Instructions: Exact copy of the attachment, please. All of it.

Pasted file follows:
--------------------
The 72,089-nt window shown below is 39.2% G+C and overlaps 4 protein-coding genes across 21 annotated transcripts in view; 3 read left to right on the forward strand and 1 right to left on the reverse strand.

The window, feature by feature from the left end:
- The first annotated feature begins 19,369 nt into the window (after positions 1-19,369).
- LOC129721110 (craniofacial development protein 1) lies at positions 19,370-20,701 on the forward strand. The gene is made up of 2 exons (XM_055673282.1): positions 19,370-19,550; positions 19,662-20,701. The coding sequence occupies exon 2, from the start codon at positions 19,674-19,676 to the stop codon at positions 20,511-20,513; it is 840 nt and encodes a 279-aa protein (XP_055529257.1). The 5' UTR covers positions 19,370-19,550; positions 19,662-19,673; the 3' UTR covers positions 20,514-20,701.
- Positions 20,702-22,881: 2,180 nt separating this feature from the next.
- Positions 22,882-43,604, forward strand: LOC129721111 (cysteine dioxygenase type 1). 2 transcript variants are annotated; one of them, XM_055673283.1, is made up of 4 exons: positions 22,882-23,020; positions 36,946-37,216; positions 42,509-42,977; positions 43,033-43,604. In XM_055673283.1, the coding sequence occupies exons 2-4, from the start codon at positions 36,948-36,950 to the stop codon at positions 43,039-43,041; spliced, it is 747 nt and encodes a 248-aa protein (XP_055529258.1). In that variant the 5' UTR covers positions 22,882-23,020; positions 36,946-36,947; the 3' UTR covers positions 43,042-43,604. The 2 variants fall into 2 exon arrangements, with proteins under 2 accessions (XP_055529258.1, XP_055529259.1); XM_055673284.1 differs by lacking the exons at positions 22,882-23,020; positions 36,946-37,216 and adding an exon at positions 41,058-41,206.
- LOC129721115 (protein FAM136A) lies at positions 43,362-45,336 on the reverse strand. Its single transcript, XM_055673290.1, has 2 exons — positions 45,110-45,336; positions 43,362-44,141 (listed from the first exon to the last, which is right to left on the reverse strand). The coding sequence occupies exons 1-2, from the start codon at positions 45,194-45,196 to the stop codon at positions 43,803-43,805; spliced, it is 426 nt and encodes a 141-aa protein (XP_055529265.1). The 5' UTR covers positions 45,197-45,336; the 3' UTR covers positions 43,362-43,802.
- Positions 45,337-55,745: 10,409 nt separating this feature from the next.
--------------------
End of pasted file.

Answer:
The 72,089-nt window shown below is 39.2% G+C and overlaps 4 protein-coding genes across 21 annotated transcripts in view; 3 read left to right on the forward strand and 1 right to left on the reverse strand.

The window, feature by feature from the left end:
- The first annotated feature begins 19,369 nt into the window (after positions 1-19,369).
- LOC129721110 (craniofacial development protein 1) lies at positions 19,370-20,701 on the forward strand. The gene is made up of 2 exons (XM_055673282.1): positions 19,370-19,550; positions 19,662-20,701. The coding sequence occupies exon 2, from the start codon at positions 19,674-19,676 to the stop codon at positions 20,511-20,513; it is 840 nt and encodes a 279-aa protein (XP_055529257.1). The 5' UTR covers positions 19,370-19,550; positions 19,662-19,673; the 3' UTR covers positions 20,514-20,701.
- Positions 20,702-22,881: 2,180 nt separating this feature from the next.
- Positions 22,882-43,604, forward strand: LOC129721111 (cysteine dioxygenase type 1). 2 transcript variants are annotated; one of them, XM_055673283.1, is made up of 4 exons: positions 22,882-23,020; positions 36,946-37,216; positions 42,509-42,977; positions 43,033-43,604. In XM_055673283.1, the coding sequence occupies exons 2-4, from the start codon at positions 36,948-36,950 to the stop codon at positions 43,039-43,041; spliced, it is 747 nt and encodes a 248-aa protein (XP_055529258.1). In that variant the 5' UTR covers positions 22,882-23,020; positions 36,946-36,947; the 3' UTR covers positions 43,042-43,604. The 2 variants fall into 2 exon arrangements, with proteins under 2 accessions (XP_055529258.1, XP_055529259.1); XM_055673284.1 differs by lacking the exons at positions 22,882-23,020; positions 36,946-37,216 and adding an exon at positions 41,058-41,206.
- LOC129721115 (protein FAM136A) lies at positions 43,362-45,336 on the reverse strand. Its single transcript, XM_055673290.1, has 2 exons — positions 45,110-45,336; positions 43,362-44,141 (listed from the first exon to the last, which is right to left on the reverse strand). The coding sequence occupies exons 1-2, from the start codon at positions 45,194-45,196 to the stop codon at positions 43,803-43,805; spliced, it is 426 nt and encodes a 141-aa protein (XP_055529265.1). The 5' UTR covers positions 45,197-45,336; the 3' UTR covers positions 43,362-43,802.
- Positions 45,337-55,745: 10,409 nt separating this feature from the next.